3. Engaging the public. In managing outbreaks, it is critical to inform the public of best practices to limit the person-to-person spread of the disease (which may go against cultural norms) and also to receive information from the situation on the ground. This has been done to effect in the past such as during the Ebola outbreak and in certain places now, but seems to be lacking in many other places. Misinformation and disinformation in peer-to-peer and social network platforms appears to be rampant, but there seems to be little ‘tech solutioning’ in this space so far – perhaps the energy is being spent elsewhere.


  1. Drug repurposing. Interestingly, drugs developed for particular diseases also have therapeutic effect on other diseases. For example, chloroquine, an old malaria drug has an effect on certain cancers and anecdotally seems to show an effect on the novel coronavirus. By finding such old generic drugs whose safety has already been tested and which might be inexpensive and already in large supply, we can quickly start tamping down an outbreak after the therapeutic effect is confirmed in a large-scale clinical trial. But such findings of repurposing are difficult to notice at large scale without the use of natural language processing of scientific publications. A consortium recently released a collection of 29,000 scientific publications related to COVID-19 (CORD-19), but there is very little guidance for NLP researchers on what to do with that data and no subject matter expert support. Therefore, it seems unlikely that anything of much use will come out of it.
  2. Novel drug generation and discovery. Repurposing has its limits; we must also discover completely new drugs for new diseases. State-of-the-art generative modeling approaches have begun that journey, but are currently difficult to control. And moreover, consulting subject matter experts is required to figure out what desirable properties to control for in the generation: things like toxicity and solubility. Finally, generating sequences of candidate drugs in silico only makes sense if there is close coupling with laboratories that can actually synthesize and test the candidates.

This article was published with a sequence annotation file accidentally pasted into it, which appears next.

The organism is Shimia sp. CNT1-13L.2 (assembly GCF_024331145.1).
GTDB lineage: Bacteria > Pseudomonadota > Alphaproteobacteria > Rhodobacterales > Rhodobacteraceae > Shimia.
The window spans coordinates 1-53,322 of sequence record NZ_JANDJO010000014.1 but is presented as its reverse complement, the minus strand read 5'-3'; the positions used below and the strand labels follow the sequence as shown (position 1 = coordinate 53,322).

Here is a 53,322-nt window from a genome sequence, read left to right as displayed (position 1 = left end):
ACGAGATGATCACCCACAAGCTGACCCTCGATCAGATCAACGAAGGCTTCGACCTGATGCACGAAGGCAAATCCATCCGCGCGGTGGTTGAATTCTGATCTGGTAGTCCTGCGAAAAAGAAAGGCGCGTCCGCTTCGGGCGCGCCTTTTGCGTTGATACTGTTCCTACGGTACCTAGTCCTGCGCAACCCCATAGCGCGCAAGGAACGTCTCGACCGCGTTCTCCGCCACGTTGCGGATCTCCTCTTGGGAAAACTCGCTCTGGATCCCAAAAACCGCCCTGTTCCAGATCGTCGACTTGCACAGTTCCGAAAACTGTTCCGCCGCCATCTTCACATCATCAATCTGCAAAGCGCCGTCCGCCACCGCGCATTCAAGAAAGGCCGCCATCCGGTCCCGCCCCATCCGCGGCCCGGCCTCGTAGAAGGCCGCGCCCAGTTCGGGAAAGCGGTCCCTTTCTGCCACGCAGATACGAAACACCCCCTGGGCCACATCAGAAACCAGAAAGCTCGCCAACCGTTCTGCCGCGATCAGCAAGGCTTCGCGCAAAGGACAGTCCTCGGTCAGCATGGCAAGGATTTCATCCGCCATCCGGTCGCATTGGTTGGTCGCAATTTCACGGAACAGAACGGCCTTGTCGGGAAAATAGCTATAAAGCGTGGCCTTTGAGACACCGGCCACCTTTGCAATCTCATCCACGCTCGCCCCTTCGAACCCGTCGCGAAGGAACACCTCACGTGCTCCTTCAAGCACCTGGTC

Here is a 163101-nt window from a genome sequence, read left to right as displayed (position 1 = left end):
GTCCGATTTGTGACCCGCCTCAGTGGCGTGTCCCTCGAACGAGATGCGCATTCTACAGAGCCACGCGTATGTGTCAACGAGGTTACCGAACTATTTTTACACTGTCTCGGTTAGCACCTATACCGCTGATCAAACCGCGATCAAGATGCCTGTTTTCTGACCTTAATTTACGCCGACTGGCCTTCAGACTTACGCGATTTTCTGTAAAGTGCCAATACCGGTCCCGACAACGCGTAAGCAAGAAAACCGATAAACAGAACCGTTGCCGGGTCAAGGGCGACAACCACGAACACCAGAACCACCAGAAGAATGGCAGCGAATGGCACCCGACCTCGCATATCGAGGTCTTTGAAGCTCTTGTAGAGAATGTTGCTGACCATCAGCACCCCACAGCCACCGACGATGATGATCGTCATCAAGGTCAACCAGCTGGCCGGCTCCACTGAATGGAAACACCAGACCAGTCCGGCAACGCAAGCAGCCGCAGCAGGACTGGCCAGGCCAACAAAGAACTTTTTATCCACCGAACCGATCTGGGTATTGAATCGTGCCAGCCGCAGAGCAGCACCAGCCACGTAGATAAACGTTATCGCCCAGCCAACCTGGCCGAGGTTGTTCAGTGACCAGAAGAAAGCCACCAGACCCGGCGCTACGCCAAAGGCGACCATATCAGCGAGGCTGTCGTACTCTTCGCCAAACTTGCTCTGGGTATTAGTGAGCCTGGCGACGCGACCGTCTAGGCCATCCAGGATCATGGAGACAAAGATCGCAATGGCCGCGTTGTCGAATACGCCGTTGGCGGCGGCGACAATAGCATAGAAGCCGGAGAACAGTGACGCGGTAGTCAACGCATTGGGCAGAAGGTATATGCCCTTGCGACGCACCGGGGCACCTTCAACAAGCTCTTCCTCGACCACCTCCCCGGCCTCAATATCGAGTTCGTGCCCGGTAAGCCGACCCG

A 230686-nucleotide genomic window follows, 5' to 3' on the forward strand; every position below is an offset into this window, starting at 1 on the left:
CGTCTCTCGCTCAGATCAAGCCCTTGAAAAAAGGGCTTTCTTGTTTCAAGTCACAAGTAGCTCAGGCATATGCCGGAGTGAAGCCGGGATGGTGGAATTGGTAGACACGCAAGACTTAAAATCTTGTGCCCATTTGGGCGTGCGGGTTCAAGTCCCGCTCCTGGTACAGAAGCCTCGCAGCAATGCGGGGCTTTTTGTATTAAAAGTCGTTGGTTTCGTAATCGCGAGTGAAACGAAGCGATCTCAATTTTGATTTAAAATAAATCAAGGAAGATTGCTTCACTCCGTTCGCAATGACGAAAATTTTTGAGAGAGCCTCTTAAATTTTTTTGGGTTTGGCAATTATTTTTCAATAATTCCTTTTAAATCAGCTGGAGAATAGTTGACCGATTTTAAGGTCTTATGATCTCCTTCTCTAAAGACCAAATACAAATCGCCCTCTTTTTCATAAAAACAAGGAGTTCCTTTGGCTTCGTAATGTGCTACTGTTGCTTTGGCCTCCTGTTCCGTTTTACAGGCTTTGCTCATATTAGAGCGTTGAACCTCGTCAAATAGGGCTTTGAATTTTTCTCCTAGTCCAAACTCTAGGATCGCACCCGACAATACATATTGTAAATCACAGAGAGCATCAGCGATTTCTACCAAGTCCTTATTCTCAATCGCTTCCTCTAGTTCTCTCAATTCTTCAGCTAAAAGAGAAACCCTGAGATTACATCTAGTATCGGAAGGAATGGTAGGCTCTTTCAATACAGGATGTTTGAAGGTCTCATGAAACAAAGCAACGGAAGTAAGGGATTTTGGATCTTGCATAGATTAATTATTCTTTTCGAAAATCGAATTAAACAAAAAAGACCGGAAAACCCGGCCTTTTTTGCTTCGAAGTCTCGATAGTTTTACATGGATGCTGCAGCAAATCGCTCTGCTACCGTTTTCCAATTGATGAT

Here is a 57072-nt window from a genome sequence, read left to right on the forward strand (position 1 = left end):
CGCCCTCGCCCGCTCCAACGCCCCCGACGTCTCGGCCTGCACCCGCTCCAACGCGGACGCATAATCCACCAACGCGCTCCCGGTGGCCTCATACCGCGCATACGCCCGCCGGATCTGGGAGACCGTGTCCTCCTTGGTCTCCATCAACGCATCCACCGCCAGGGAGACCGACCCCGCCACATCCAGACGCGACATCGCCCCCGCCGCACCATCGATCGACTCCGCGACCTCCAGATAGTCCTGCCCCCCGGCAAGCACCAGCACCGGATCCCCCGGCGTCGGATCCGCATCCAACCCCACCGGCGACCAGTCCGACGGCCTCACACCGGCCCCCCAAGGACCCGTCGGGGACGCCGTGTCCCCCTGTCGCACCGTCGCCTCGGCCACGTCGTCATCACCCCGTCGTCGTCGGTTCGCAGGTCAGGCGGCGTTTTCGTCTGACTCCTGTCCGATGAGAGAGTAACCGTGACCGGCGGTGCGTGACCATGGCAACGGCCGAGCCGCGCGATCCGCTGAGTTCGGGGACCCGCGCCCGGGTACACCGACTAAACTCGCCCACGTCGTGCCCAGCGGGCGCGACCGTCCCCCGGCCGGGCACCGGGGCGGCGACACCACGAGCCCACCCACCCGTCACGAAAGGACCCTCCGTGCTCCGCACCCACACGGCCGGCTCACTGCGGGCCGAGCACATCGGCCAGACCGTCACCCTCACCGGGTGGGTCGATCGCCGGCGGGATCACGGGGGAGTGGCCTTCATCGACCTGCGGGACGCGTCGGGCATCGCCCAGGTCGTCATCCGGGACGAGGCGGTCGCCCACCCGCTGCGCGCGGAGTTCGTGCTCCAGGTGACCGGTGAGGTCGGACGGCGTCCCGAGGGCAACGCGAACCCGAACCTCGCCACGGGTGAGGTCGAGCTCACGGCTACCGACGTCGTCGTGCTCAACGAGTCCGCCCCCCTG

In my originally envisioned post, I was going to end with a sort of cute twelfth item: staying at home.  Apart from lumberjacks, data scientists are among the professions most suited to not spreading the coronavirus according to this data presented by the New York Times. But in fact, this is not merely a cute conclusion: it is the one right contribution that data scientists can truly make well while in isolation off the bandwagon. When the fog clears, however, lets be deliberate and work interdisciplinarily to create full, well thought out, and tested solutions for mitigating and managing global pandemics.



June 3, 2018

Comment ça se plume? The venerable Annual Conference of the North American Chapter of the Association for Computational Linguistics: Human Language Technologies (NAACL) reconvenes this week. The Great AI War of 2018 revisits New Orleans for another skirmish. 

Following my previous posts on AISTATS paper counts, ICASSP paper counts, ICLR paper counts, and SDM paper counts, below are the numbers for accepted NAACL papers among companies for long papers, short papers, industry papers, and all combined.

Company Paper Count (Long)
Microsoft 10
Amazon 5
Facebook 5
Tencent 4
DeepMind 3
Google 3
JD 3
Adobe 2
Elemental Cognition 2
PolyAI 2
Siemens 2
Agolo 1
Aylien 1
Bloomberg 1
Bytedance 1
Choosito 1
Data Cowboys 1
Educational Testing Service 1
Fuji Xerox 1
Grammarly 1
Huawei 1
Improva 1
Interactions 1
Intuit 1
Philips 1
Samsung 1
Snap 1
Synyi 1
Thomson Reuters 1
Tricorn (Beijing) Technology 1
Company Paper Count (Short)
Google 3
Microsoft 3
Facebook 2
Adobe 1
Alibaba 1
Amazon 1
Ant Financial Services 1
Bloomberg 1
Educational Testing Service 1
Infosys 1
PolyAI 1
Preferred Networks 1
Roam Analytics 1
Robert Bosch 1
Samsung 1
Tencent 1
Thomson Reuters 1
Volkswagen 1
Company Paper Count (Industry)
Amazon 6
eBay 4
Airbnb 1
Boeing 1
Clinc 1
Educational Testing Service 1
Google 1
Interactions 1
Microsoft 1
Nuance 1
ZEIT online 1
Company Paper Count (Total)
Microsoft 14
Amazon 12
IBM 10
Facebook 7
Google 7
Tencent 5
eBay 4
Adobe 3
DeepMind 3
Educational Testing Service 3
JD 3
PolyAI 3
Bloomberg 2
Elemental Cognition 2
Interactions 2
Samsung 2
Siemens 2
Thomson Reuters 2

My methodology was to click on all the pdfs in the proceedings and manually note affiliations.